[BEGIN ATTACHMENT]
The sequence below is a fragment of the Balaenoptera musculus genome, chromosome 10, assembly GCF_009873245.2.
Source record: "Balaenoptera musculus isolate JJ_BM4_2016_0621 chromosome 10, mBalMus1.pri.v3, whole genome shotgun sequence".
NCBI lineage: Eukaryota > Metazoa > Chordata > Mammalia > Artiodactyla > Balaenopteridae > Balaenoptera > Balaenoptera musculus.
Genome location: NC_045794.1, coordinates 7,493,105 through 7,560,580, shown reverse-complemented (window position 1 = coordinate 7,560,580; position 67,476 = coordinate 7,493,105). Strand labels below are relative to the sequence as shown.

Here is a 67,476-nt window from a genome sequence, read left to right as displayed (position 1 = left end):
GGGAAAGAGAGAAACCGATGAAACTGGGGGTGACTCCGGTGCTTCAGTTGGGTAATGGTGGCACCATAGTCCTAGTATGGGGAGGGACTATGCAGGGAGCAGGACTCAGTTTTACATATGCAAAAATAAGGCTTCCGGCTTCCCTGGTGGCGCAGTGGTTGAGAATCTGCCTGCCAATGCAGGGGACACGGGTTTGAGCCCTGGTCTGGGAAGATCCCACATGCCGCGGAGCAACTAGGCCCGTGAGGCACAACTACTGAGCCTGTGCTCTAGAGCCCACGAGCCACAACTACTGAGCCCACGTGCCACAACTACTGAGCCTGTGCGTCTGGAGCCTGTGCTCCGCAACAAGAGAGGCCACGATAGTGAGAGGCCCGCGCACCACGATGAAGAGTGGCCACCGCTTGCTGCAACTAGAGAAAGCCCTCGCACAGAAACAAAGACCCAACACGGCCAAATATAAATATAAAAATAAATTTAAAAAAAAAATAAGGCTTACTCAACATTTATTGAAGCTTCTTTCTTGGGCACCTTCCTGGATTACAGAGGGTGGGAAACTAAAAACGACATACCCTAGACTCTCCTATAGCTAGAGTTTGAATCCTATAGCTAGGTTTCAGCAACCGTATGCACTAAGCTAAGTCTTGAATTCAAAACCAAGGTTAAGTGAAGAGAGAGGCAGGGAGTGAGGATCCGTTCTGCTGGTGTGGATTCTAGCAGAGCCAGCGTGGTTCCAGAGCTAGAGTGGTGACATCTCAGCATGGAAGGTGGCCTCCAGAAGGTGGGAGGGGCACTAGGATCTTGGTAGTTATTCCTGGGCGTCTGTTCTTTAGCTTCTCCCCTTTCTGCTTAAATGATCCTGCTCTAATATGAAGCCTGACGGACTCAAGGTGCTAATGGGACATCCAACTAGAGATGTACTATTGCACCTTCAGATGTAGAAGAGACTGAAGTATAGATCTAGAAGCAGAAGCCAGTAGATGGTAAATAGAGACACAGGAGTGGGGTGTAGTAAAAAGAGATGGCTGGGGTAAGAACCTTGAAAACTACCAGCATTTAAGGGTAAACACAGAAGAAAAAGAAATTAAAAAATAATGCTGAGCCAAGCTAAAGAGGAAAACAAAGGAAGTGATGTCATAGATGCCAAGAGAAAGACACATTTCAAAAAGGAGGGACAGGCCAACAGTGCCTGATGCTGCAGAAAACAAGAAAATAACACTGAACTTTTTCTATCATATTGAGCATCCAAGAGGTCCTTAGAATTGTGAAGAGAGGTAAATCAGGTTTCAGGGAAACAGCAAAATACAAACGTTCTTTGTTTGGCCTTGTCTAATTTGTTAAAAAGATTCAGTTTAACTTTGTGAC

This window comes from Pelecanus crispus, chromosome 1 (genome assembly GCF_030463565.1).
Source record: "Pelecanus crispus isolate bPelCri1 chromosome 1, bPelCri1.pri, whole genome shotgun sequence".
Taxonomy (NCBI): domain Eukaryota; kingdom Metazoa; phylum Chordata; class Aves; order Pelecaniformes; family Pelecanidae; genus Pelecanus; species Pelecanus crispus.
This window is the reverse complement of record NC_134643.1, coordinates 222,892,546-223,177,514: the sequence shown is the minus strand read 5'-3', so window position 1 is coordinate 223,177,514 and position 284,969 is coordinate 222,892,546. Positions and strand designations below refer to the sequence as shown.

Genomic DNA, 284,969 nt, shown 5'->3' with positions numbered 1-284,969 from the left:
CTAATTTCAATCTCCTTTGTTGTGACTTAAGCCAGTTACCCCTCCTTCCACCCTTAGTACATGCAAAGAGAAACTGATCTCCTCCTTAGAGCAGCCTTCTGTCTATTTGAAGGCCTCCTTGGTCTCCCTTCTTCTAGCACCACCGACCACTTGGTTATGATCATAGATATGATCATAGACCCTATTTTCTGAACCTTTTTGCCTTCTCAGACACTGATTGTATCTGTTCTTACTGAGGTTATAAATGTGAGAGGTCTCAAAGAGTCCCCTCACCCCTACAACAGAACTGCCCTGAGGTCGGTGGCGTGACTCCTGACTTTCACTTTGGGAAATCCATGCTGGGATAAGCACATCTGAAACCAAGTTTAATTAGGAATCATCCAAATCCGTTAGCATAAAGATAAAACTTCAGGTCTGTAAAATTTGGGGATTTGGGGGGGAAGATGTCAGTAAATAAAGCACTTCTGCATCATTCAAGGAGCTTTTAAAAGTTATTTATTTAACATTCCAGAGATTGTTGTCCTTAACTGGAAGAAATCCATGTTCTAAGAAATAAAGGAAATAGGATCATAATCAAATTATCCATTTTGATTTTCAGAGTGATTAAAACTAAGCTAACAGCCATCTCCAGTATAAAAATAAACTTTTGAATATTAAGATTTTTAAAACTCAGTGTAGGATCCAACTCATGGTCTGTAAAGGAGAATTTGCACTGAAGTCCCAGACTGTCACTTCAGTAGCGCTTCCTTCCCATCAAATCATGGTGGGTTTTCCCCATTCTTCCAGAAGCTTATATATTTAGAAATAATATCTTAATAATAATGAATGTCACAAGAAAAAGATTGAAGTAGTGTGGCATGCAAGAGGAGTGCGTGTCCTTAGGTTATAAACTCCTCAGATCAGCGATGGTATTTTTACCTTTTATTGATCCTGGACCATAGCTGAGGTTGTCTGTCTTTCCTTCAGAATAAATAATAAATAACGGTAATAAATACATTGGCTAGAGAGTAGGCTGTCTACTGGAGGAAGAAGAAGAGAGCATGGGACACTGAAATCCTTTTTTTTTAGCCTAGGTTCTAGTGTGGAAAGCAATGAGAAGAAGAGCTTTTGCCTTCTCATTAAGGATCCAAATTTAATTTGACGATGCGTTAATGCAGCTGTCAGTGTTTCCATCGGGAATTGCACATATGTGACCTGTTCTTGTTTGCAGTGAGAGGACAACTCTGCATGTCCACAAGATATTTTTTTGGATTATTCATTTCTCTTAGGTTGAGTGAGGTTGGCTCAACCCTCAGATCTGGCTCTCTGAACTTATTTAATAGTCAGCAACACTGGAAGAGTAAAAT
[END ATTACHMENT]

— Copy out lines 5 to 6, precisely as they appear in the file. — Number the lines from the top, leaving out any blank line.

Here is a 67,476-nt window from a genome sequence, read left to right as displayed (position 1 = left end):
GGGAAAGAGAGAAACCGATGAAACTGGGGGTGACTCCGGTGCTTCAGTTGGGTAATGGTGGCACCATAGTCCTAGTATGGGGAGGGACTATGCAGGGAGCAGGACTCAGTTTTACATATGCAAAAATAAGGCTTCCGGCTTCCCTGGTGGCGCAGTGGTTGAGAATCTGCCTGCCAATGCAGGGGACACGGGTTTGAGCCCTGGTCTGGGAAGATCCCACATGCCGCGGAGCAACTAGGCCCGTGAGGCACAACTACTGAGCCTGTGCTCTAGAGCCCACGAGCCACAACTACTGAGCCCACGTGCCACAACTACTGAGCCTGTGCGTCTGGAGCCTGTGCTCCGCAACAAGAGAGGCCACGATAGTGAGAGGCCCGCGCACCACGATGAAGAGTGGCCACCGCTTGCTGCAACTAGAGAAAGCCCTCGCACAGAAACAAAGACCCAACACGGCCAAATATAAATATAAAAATAAATTTAAAAAAAAAATAAGGCTTACTCAACATTTATTGAAGCTTCTTTCTTGGGCACCTTCCTGGATTACAGAGGGTGGGAAACTAAAAACGACATACCCTAGACTCTCCTATAGCTAGAGTTTGAATCCTATAGCTAGGTTTCAGCAACCGTATGCACTAAGCTAAGTCTTGAATTCAAAACCAAGGTTAAGTGAAGAGAGAGGCAGGGAGTGAGGATCCGTTCTGCTGGTGTGGATTCTAGCAGAGCCAGCGTGGTTCCAGAGCTAGAGTGGTGACATCTCAGCATGGAAGGTGGCCTCCAGAAGGTGGGAGGGGCACTAGGATCTTGGTAGTTATTCCTGGGCGTCTGTTCTTTAGCTTCTCCCCTTTCTGCTTAAATGATCCTGCTCTAATATGAAGCCTGACGGACTCAAGGTGCTAATGGGACATCCAACTAGAGATGTACTATTGCACCTTCAGATGTAGAAGAGACTGAAGTATAGATCTAGAAGCAGAAGCCAGTAGATGGTAAATAGAGACACAGGAGTGGGGTGTAGTAAAAAGAGATGGCTGGGGTAAGAACCTTGAAAACTACCAGCATTTAAGGGTAAACACAGAAGAAAAAGAAATTAAAAAATAATGCTGAGCCAAGCTAAAGAGGAAAACAAAGGAAGTGATGTCATAGATGCCAAGAGAAAGACACATTTCAAAAAGGAGGGACAGGCCAACAGTGCCTGATGCTGCAGAAAACAAGAAAATAACACTGAACTTTTTCTATCATATTGAGCATCCAAGAGGTCCTTAGAATTGTGAAGAGAGGTAAATCAGGTTTCAGGGAAACAGCAAAATACAAACGTTCTTTGTTTGGCCTTGTCTAATTTGTTAAAAAGATTCAGTTTAACTTTGTGAC